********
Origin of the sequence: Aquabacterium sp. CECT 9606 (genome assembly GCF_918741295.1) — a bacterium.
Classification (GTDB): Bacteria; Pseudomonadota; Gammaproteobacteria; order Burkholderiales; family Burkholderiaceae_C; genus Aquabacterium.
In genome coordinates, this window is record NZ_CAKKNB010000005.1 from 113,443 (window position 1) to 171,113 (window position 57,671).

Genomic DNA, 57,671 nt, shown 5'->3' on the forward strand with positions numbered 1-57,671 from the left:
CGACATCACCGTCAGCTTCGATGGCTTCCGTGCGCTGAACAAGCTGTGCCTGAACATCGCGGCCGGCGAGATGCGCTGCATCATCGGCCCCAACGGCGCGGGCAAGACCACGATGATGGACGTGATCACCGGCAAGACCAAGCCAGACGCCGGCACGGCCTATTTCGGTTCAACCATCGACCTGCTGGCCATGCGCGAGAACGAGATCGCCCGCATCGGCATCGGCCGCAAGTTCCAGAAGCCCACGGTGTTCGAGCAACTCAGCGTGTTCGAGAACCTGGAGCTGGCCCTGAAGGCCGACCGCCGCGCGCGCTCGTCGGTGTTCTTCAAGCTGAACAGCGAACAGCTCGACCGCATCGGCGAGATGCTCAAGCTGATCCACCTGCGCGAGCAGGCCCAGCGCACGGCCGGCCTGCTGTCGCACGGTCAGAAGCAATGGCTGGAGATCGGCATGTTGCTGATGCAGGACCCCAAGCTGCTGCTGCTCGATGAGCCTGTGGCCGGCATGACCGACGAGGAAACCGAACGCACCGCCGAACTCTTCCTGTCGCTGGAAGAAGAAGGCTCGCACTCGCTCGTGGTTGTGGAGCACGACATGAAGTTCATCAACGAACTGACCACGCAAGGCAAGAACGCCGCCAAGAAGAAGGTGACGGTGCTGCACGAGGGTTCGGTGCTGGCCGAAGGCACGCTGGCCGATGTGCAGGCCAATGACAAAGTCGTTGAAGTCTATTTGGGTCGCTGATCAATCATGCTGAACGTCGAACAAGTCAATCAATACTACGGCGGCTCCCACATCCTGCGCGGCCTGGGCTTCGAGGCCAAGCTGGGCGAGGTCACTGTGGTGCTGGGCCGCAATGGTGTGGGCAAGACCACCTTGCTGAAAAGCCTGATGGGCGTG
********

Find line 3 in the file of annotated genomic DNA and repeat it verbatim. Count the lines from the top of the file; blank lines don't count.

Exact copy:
In genome coordinates, this window is record NZ_CAKKNB010000005.1 from 113,443 (window position 1) to 171,113 (window position 57,671).